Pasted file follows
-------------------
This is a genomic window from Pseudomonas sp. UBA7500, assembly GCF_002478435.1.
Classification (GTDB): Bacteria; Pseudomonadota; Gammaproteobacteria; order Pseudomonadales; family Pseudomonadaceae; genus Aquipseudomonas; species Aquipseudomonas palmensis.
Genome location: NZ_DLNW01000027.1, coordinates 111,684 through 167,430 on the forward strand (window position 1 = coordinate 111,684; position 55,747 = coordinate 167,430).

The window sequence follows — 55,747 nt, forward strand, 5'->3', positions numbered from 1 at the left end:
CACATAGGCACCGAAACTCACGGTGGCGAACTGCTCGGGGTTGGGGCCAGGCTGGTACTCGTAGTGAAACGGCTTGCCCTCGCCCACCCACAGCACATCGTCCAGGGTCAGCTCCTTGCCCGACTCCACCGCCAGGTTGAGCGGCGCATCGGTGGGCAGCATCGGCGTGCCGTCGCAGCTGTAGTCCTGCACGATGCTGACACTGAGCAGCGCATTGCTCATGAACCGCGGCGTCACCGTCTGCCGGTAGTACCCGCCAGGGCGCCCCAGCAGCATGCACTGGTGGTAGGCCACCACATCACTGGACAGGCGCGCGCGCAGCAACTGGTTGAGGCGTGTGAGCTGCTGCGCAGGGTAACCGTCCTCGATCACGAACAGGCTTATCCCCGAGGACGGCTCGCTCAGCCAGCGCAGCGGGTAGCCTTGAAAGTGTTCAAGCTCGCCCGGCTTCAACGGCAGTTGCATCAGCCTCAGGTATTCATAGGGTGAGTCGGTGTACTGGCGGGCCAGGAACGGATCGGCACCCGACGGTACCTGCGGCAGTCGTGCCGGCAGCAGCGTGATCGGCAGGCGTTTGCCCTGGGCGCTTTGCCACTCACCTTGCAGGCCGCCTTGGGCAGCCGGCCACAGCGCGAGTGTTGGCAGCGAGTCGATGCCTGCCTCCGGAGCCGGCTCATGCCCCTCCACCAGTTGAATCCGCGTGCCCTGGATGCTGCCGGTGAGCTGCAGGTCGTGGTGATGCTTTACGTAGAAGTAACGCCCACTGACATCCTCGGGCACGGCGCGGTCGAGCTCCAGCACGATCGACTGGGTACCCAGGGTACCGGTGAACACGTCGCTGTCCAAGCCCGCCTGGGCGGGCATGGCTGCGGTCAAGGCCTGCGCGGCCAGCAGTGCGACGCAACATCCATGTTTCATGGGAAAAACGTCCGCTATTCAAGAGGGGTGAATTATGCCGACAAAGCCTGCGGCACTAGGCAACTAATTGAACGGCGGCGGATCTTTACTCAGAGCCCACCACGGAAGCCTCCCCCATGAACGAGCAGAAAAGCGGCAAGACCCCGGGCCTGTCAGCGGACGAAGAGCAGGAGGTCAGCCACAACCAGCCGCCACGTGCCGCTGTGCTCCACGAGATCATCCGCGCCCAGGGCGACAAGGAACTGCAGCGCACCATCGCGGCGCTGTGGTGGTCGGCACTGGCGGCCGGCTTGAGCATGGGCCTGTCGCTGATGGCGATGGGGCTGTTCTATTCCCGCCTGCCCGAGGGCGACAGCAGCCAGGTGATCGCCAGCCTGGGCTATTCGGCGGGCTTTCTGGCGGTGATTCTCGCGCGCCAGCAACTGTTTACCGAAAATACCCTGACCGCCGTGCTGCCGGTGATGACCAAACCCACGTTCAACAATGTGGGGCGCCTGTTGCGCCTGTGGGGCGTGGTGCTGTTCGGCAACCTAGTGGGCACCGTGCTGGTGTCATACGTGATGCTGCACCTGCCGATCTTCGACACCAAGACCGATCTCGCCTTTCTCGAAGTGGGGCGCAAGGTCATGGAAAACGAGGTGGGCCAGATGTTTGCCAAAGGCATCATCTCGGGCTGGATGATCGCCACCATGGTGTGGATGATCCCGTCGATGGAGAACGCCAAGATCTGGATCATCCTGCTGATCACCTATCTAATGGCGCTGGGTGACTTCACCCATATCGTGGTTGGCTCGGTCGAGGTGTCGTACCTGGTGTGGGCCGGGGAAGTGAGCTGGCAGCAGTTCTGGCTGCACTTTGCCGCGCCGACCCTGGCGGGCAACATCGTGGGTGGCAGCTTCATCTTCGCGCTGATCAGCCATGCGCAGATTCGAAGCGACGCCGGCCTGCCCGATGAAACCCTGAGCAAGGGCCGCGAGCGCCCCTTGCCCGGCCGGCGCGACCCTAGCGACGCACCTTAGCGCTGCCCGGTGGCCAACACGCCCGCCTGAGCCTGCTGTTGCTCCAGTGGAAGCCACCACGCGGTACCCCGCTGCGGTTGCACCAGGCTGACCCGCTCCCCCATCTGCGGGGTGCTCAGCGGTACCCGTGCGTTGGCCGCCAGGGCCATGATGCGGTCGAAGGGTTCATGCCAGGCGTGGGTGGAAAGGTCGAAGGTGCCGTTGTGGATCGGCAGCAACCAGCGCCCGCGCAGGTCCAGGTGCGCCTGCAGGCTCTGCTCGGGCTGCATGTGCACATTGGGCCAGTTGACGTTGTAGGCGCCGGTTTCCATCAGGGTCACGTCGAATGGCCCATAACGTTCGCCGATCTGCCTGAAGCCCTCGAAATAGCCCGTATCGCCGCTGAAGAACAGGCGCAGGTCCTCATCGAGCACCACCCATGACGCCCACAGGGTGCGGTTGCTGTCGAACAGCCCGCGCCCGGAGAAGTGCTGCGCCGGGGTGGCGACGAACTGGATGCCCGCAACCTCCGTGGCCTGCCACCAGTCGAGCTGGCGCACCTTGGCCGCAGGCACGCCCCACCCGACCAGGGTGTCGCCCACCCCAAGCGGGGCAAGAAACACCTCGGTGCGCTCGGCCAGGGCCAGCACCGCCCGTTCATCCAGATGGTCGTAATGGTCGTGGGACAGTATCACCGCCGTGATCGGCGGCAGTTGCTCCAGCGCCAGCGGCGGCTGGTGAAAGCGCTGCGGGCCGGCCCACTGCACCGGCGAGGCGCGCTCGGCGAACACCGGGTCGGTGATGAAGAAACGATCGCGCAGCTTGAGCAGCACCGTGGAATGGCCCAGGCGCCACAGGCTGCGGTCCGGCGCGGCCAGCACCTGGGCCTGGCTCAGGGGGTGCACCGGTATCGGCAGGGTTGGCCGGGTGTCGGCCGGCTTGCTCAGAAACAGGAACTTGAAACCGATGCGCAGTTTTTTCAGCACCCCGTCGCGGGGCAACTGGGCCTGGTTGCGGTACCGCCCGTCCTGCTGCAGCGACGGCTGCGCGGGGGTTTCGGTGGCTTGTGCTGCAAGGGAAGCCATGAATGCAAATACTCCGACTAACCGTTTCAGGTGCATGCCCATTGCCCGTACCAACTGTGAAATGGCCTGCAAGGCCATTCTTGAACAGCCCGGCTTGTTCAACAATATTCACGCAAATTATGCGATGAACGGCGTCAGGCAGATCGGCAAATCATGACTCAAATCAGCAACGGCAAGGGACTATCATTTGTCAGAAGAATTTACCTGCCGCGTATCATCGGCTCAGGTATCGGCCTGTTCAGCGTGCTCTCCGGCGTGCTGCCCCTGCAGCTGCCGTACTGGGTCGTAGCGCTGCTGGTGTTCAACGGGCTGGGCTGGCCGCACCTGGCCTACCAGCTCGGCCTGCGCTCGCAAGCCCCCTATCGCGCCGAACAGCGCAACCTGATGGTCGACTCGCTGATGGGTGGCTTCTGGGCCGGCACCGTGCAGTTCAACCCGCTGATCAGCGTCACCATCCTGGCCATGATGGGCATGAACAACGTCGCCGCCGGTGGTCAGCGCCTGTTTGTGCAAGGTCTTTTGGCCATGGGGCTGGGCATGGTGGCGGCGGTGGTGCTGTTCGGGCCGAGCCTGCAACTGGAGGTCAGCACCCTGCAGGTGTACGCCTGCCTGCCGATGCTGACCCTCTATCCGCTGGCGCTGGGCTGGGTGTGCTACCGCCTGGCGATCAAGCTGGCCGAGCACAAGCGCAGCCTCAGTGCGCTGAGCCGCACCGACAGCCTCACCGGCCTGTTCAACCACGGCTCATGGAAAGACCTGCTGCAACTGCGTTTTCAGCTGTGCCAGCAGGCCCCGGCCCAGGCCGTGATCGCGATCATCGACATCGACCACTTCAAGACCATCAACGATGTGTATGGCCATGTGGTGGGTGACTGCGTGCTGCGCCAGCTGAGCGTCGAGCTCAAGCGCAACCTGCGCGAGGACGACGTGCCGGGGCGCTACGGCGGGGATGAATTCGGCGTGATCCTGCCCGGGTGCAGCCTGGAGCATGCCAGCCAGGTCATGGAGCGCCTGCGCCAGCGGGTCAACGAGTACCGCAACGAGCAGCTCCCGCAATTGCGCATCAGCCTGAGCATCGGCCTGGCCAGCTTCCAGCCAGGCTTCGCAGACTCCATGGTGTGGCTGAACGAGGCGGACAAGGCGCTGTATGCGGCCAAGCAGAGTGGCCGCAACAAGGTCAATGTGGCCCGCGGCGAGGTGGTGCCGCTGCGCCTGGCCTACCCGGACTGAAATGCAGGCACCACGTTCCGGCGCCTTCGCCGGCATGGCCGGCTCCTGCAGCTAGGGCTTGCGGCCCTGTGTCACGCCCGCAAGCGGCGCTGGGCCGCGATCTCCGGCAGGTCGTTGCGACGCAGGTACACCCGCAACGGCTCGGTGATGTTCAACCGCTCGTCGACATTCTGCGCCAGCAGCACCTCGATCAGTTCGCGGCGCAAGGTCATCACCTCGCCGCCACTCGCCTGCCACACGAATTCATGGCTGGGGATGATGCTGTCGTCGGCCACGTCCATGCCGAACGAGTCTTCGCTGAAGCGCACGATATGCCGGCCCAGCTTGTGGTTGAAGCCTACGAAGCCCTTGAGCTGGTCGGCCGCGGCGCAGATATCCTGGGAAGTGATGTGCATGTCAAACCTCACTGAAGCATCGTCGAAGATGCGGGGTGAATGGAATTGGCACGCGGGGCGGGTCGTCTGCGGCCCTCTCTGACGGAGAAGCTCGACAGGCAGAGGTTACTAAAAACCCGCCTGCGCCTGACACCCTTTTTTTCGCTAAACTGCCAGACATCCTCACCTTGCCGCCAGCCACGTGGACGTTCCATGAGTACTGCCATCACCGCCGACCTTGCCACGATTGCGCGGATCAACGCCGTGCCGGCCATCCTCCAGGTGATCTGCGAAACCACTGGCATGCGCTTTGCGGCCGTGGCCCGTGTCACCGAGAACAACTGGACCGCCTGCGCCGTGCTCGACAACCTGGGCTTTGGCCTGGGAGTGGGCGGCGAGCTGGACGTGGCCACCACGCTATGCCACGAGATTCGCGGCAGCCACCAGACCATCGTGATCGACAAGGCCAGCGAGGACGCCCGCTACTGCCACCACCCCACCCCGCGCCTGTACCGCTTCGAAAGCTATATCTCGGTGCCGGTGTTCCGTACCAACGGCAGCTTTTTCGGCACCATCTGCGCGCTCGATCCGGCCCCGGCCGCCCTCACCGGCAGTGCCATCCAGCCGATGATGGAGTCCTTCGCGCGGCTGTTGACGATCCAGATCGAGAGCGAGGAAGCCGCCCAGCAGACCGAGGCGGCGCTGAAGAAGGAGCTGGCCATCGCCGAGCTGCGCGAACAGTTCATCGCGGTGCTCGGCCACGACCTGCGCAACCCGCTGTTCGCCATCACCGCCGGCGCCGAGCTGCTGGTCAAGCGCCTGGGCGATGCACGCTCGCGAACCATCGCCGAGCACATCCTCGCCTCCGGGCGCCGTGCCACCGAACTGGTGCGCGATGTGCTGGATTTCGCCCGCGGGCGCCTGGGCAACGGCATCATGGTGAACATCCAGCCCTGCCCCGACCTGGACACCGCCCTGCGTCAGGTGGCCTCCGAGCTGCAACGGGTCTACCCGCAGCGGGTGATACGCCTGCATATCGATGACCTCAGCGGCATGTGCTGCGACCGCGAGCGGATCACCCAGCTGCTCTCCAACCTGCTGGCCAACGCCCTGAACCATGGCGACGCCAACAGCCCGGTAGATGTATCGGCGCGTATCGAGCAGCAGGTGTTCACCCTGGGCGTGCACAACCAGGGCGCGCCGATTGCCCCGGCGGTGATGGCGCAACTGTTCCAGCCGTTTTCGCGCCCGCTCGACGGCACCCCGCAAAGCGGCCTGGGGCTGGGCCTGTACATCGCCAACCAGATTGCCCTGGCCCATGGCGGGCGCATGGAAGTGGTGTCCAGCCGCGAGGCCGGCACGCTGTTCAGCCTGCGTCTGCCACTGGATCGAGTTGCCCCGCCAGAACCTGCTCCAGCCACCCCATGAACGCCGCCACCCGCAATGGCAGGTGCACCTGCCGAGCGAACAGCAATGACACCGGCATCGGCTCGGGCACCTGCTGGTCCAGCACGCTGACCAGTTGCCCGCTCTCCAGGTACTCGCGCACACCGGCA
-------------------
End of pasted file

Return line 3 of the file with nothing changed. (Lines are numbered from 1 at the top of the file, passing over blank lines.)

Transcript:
Genome location: NZ_DLNW01000027.1, coordinates 111,684 through 167,430 on the forward strand (window position 1 = coordinate 111,684; position 55,747 = coordinate 167,430).